Washington, D.C. is following in the footsteps of a bunch of cities that have — or are in the process of — switching their lighting to LEDs. But unlike the other cities, Washington isn't paying the high costs of making the switch — it is taking advantage of the first foray of Philips Lighting (which manufactures the LEDs) into offering a "lighting as a service" model.
While the model is commonly used to finance building retrofits, it hasn't been used for lighting. Philips will pay the upfront costs of installation and be compensated through a performance contract — the energy savings the retrofit produces.
In Washington, D.C., Philips will upgrade more than 13,000 lighting fixtures in all its parking garages at no upfront cost to the city and provide a 10-year maintenance contract. Philips will get paid from the $2 million in savings the LEDs are expected to provide each year. The project starts this spring and will take about a year.
The bulbs automatically will adjust based on the amount of natural light that's available, and software will alert Philips when repairs are needed.
"With digital lighting systems, we really need to break with conventional thinking and look to the services and delivery models of the software industry to understand the future of lighting and how we can remove one of the greatest barriers to adoption: the upfront costs," said Bruno Biasiotta, CEO of Philips Lighting Americas.
The push for LED lighting
A survey of 300 mayors released last week [PDF] by the Mayors Climate Protection Center shows that switching to LEDs is a high priority (82 percent), second only to public building retrofits (86 percent). LEDs and other energy-efficient lighting are the "most promising technologies" for reducing energy use and carbon emissions, they say. The most significant barriers are budget constraints (84 percent) and upfront costs (71 percent).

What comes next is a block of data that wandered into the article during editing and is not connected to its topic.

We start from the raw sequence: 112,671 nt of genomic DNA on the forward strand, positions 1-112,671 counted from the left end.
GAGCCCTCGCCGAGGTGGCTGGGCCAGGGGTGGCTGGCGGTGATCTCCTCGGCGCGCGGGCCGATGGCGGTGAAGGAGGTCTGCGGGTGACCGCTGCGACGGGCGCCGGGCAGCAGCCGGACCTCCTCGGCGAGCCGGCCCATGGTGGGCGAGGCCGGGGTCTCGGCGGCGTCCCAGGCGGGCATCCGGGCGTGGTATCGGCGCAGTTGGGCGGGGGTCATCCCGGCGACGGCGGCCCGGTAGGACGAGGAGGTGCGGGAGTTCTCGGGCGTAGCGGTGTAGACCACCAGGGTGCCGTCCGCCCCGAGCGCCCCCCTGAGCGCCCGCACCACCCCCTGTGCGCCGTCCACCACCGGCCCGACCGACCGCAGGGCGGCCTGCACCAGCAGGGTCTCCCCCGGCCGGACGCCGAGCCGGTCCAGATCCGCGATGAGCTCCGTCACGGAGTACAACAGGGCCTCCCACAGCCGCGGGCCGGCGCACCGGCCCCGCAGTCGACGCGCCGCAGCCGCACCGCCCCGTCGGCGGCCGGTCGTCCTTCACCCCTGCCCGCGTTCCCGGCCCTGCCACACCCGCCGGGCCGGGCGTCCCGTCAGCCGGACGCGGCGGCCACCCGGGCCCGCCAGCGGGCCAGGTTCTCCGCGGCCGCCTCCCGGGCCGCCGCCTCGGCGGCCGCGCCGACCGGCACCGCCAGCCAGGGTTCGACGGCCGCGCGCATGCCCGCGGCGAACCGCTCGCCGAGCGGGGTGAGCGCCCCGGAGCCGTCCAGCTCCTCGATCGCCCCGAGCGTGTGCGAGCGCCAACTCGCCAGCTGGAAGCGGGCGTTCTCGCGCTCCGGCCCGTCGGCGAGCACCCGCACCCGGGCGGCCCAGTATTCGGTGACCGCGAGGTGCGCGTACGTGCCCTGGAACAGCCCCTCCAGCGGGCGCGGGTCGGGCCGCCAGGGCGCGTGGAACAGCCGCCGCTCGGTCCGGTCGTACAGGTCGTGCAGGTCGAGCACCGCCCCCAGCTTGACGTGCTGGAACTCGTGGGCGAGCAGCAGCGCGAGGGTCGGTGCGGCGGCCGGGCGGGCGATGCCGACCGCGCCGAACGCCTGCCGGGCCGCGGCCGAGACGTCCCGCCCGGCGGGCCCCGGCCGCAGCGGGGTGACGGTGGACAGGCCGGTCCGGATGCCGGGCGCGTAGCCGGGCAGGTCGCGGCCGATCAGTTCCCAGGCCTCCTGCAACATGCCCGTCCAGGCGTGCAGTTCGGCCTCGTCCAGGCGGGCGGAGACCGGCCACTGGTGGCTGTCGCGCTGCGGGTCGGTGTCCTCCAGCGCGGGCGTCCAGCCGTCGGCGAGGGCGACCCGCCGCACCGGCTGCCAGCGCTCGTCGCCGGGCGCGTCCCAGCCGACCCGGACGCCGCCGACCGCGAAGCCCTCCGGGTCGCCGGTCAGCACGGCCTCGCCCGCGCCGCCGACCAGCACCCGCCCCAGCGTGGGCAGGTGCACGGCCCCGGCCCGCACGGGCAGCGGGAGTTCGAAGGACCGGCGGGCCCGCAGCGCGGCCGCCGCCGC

Even with these barriers, 23 percent of mayors say they will continue on their course of increasing efficiency, and 67 percent plan to invest more.
And while only 36 percent of cities currently have a comprehensive energy plan, a third more say they will have one within two years. Ninety percent of mayors surveyed say they will have a plan to keep vital services operating during sustained power outages within three years, and 75 percent already have developed such plans.
At the June meeting of the U.S. Conference of Mayors, they adopted a policy that affirms the importance and benefits of advanced lighting systems in cities. At this month's meeting, they formed a partnership with Philips Lighting to help mayors with this effort. Through the Mayors' Lighting Partnership, Philips will provide free energy audits, technical assistance and its new financing option.
New York City is converting all 250,000 streetlights to LEDs, and Boston and Los Angeles both recently finished their own city-wide lighting retrofits. It's estimated that the 35 million streetlights in the U.S. consume about 1 percent of all electricity — and they are often the single biggest energy cost for cities.